Steve Benen writing at the Washington Monthly says what I’ve been thinking for the past week or so:
Two years ago on this date, in the midst of a heated presidential campaign, the two major-party candidates pulled their television ads and appeared together in New York. It was a reminder that, as recently as 2008, the anniversary of the 9/11 attacks was still considered unique—a day on which politics and divisiveness were simply out of bounds.
As you may have noticed, that’s no longer the case.
Beck and Palin are “commemorating” 9/11 with an expensive event later today; Ralph Reed has his event in D.C.; Newt Gingrich is unveiling some kind of right-wing movie he made; some conservatives are rallying in lower Manhattan to prevent a clothing store from being converted to a community center; and all kinds of candidates are holding campaign events and fundraisers today.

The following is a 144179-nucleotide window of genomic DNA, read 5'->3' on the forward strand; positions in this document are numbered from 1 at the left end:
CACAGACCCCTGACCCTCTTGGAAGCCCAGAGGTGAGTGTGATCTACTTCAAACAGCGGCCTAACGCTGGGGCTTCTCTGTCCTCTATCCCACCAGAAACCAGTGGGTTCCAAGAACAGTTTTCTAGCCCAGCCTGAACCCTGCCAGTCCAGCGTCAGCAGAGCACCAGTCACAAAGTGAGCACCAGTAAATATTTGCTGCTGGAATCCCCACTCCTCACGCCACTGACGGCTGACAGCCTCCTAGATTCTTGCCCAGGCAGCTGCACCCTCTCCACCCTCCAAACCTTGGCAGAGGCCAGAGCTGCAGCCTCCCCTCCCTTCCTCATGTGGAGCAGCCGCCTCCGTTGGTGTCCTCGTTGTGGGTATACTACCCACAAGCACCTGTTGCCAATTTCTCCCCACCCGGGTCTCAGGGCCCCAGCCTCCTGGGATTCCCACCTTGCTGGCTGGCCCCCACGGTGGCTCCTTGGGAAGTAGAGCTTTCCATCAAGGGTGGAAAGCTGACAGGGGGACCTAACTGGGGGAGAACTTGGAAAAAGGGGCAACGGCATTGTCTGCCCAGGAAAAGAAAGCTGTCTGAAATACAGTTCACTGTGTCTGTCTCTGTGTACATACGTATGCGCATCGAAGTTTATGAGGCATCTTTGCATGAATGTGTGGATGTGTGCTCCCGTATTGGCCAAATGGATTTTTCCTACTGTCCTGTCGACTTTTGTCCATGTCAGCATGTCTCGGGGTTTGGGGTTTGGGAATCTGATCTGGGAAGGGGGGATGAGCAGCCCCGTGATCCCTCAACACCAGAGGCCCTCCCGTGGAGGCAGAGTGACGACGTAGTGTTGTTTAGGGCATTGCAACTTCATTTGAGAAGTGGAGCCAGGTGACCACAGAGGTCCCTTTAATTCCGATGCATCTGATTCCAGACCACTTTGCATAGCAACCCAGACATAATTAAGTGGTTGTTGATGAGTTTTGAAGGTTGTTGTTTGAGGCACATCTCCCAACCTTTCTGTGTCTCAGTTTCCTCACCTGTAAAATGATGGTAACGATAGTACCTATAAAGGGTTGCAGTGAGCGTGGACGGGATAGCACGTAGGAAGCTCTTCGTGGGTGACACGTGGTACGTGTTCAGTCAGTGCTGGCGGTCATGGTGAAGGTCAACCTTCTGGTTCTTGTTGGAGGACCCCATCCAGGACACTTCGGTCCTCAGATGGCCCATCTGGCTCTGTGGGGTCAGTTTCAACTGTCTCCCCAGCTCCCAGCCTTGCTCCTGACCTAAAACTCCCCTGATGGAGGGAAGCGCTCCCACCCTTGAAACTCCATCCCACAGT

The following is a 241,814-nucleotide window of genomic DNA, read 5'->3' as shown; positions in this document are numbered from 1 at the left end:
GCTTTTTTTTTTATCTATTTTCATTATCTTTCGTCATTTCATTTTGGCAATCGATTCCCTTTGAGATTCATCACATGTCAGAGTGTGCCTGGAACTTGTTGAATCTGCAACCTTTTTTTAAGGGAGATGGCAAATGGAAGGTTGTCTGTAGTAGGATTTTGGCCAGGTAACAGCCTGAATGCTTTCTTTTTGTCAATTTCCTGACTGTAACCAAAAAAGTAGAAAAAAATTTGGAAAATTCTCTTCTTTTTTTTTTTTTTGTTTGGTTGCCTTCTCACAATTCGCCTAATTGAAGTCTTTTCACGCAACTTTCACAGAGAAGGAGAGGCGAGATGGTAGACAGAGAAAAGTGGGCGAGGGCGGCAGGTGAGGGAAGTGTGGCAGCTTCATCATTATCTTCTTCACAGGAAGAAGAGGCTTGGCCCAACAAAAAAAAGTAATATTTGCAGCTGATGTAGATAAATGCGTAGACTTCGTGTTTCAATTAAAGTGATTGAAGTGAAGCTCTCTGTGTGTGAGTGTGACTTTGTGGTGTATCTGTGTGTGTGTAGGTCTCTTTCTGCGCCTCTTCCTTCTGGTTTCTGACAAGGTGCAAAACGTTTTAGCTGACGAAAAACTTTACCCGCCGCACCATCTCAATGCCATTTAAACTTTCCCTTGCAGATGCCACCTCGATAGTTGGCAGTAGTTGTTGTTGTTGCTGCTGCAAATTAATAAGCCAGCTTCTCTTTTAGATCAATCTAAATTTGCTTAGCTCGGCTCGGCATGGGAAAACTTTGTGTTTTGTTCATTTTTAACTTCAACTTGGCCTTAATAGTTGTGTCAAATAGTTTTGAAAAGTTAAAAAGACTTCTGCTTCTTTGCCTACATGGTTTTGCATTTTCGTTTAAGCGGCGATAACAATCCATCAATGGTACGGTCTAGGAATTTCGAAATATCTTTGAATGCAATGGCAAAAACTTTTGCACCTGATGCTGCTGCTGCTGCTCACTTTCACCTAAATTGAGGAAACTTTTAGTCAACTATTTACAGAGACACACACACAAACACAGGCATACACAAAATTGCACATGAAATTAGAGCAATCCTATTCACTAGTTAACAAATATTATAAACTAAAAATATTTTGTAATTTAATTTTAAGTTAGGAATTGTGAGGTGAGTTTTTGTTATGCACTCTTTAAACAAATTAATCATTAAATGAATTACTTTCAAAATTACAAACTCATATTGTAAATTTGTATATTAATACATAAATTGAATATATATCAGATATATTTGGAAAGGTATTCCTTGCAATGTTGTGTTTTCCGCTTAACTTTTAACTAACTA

Dave Weigel considered the transition from a solemn 9/11 to the crass politics of today, and asked how we got this point The answer, he explained, is “with a lot of hard work.”
For nine years, supporters of an aggressive approach to terrorism as a response to 9/11 worked to make sure that they owned the anniversary. For nine years they got brushback from the media and from the political actors who had the most to lose if 9/11 was seen as proof that ultra-tough conservatives were right and that ultra-tolerant liberals were wrong. And the conservatives won.
The political rage and anger in so intense in this nation that folks can use 9/11 to raise money, sell books, launch a movie, protest a mosque, and even using the images of that faithful day to slam opponents in political ads. I mean have I lost my mind or would just a few shorts years things like this just be considered unacceptable across the entire political spectrum?